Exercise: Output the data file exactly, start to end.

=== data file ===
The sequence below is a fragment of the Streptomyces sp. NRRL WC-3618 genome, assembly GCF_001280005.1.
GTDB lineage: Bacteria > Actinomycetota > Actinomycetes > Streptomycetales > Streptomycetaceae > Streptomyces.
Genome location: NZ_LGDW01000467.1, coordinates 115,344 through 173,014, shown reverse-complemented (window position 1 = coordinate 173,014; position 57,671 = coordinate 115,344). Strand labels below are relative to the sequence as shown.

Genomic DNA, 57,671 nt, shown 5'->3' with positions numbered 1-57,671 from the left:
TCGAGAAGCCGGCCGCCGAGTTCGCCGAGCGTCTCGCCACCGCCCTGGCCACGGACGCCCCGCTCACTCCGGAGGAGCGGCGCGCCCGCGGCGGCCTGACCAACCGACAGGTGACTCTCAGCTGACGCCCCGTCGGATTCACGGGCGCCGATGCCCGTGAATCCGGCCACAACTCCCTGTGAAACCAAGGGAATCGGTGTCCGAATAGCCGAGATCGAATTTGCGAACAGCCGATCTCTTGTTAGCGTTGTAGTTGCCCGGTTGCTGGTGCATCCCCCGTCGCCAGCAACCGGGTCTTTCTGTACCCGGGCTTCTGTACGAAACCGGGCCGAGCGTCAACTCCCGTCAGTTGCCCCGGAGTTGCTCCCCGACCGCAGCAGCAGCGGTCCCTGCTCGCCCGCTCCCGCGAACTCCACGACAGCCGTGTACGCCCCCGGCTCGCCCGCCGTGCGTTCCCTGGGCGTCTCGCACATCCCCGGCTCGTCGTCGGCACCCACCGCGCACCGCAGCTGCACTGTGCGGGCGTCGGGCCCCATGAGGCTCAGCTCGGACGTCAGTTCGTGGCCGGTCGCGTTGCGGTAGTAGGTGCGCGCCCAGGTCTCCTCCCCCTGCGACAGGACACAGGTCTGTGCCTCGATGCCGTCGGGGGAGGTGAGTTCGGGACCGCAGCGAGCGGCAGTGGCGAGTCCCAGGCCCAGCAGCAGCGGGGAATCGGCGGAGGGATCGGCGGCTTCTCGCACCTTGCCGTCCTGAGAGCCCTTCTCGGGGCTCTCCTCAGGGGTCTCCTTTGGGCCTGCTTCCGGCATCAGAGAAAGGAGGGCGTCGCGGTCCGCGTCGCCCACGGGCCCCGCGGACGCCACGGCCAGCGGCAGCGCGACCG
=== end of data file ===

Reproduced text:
The sequence below is a fragment of the Streptomyces sp. NRRL WC-3618 genome, assembly GCF_001280005.1.
GTDB lineage: Bacteria > Actinomycetota > Actinomycetes > Streptomycetales > Streptomycetaceae > Streptomyces.
Genome location: NZ_LGDW01000467.1, coordinates 115,344 through 173,014, shown reverse-complemented (window position 1 = coordinate 173,014; position 57,671 = coordinate 115,344). Strand labels below are relative to the sequence as shown.

Genomic DNA, 57,671 nt, shown 5'->3' with positions numbered 1-57,671 from the left:
TCGAGAAGCCGGCCGCCGAGTTCGCCGAGCGTCTCGCCACCGCCCTGGCCACGGACGCCCCGCTCACTCCGGAGGAGCGGCGCGCCCGCGGCGGCCTGACCAACCGACAGGTGACTCTCAGCTGACGCCCCGTCGGATTCACGGGCGCCGATGCCCGTGAATCCGGCCACAACTCCCTGTGAAACCAAGGGAATCGGTGTCCGAATAGCCGAGATCGAATTTGCGAACAGCCGATCTCTTGTTAGCGTTGTAGTTGCCCGGTTGCTGGTGCATCCCCCGTCGCCAGCAACCGGGTCTTTCTGTACCCGGGCTTCTGTACGAAACCGGGCCGAGCGTCAACTCCCGTCAGTTGCCCCGGAGTTGCTCCCCGACCGCAGCAGCAGCGGTCCCTGCTCGCCCGCTCCCGCGAACTCCACGACAGCCGTGTACGCCCCCGGCTCGCCCGCCGTGCGTTCCCTGGGCGTCTCGCACATCCCCGGCTCGTCGTCGGCACCCACCGCGCACCGCAGCTGCACTGTGCGGGCGTCGGGCCCCATGAGGCTCAGCTCGGACGTCAGTTCGTGGCCGGTCGCGTTGCGGTAGTAGGTGCGCGCCCAGGTCTCCTCCCCCTGCGACAGGACACAGGTCTGTGCCTCGATGCCGTCGGGGGAGGTGAGTTCGGGACCGCAGCGAGCGGCAGTGGCGAGTCCCAGGCCCAGCAGCAGCGGGGAATCGGCGGAGGGATCGGCGGCTTCTCGCACCTTGCCGTCCTGAGAGCCCTTCTCGGGGCTCTCCTCAGGGGTCTCCTTTGGGCCTGCTTCCGGCATCAGAGAAAGGAGGGCGTCGCGGTCCGCGTCGCCCACGGGCCCCGCGGACGCCACGGCCAGCGGCAGCGCGACCG